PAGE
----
In its economic outlook report for Summer 2016, National Bank announced that it is adjusting its growth forecasts for Canada’s GDP, as well as its forecasts for the Canadian provinces.
The downgraded forecasts come as a result of a slew of calamities and problems, both local and international in nature.
“The poor handoff from the first quarter and the devastation caused by Alberta’s wildfires point to a contraction of Canada’s economy in the second quarter,” the report reads, estimating a dip of 0.1% from the country’s annual growth rate from the disaster, assuming that oil production was at half capacity for a month.
“Uncertainties created by Brexit could potentially cause a sharper-than-expected slowdown in overall global growth and hence hurt commodity prices and Canada’s export volumes,” the report explains further.
In the report, the National Bank forecasts real GDP growth of -1.5% quarter-over-quarter for Q2 of 2016. Forecasts for Q3 and Q4 are better, with predicted real GDP growth at 3.0% and 2.1% respectively. “Economic growth should bounce back in Q3 thanks to clean-up and rebuilding efforts and as oil production recovers,” it explains.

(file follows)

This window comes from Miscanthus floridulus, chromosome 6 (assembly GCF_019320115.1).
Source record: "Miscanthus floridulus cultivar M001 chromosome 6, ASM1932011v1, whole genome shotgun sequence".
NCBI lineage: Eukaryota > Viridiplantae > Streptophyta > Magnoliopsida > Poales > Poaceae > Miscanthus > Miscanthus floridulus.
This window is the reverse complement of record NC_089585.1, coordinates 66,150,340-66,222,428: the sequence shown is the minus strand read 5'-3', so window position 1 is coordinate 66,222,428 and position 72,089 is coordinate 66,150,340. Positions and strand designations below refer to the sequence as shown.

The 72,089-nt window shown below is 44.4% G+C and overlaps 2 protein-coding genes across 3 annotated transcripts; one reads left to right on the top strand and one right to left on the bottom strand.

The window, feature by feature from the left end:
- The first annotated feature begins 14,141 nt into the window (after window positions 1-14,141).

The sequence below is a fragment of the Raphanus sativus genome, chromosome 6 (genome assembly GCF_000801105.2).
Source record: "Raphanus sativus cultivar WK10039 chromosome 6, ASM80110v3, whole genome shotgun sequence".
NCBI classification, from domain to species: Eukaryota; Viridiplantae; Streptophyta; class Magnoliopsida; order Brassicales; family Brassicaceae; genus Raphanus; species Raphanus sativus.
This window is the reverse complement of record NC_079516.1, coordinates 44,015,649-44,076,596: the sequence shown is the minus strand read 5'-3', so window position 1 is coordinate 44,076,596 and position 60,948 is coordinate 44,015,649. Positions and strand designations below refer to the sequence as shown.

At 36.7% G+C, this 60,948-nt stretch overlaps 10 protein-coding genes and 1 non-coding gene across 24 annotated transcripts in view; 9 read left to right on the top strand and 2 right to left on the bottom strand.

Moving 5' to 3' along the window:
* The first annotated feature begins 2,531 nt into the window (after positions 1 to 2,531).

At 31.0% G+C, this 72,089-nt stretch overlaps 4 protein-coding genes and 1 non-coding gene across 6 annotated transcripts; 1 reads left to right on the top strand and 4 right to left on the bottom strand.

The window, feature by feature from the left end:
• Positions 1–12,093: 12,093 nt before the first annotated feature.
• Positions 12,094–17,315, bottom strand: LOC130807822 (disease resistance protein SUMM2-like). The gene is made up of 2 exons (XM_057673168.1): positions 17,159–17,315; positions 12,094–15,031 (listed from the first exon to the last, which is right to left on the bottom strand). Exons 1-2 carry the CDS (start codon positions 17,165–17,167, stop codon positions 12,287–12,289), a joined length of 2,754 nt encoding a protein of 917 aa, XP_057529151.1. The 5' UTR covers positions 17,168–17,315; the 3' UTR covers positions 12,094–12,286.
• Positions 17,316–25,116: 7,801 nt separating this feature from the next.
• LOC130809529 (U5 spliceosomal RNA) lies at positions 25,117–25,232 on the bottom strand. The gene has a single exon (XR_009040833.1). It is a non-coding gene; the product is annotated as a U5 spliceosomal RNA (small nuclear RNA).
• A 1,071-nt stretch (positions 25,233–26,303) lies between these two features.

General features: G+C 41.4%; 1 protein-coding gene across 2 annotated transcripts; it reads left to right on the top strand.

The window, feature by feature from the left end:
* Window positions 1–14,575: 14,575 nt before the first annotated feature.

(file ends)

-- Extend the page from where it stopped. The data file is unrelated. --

Some provinces also saw a downgrade in their annual economic growth forecasts:
Source: National Bank Economic Outlook, Summer 2016
||2015 estimated real GDP
|2016 forecast real GDP
|Newfoundland & Labrador
|Prince Edward Island
2016 real GDP growth forecasts for Prince Edward Island, New Brunswick, Ontario, Manitoba, and British Columbia were all lower than 2015 estimated real GDP growth scores. The rest of the territories are forecast to have higher GDP growth this year. Notably, Newfoundland & Labrador and Alberta are predicted to post negative real GDP for 2016, scoring -0.6% and -1.8%, respectively.
TD study shows Alberta recession at 80s levels
C.D. Howe report shows no recession in 2015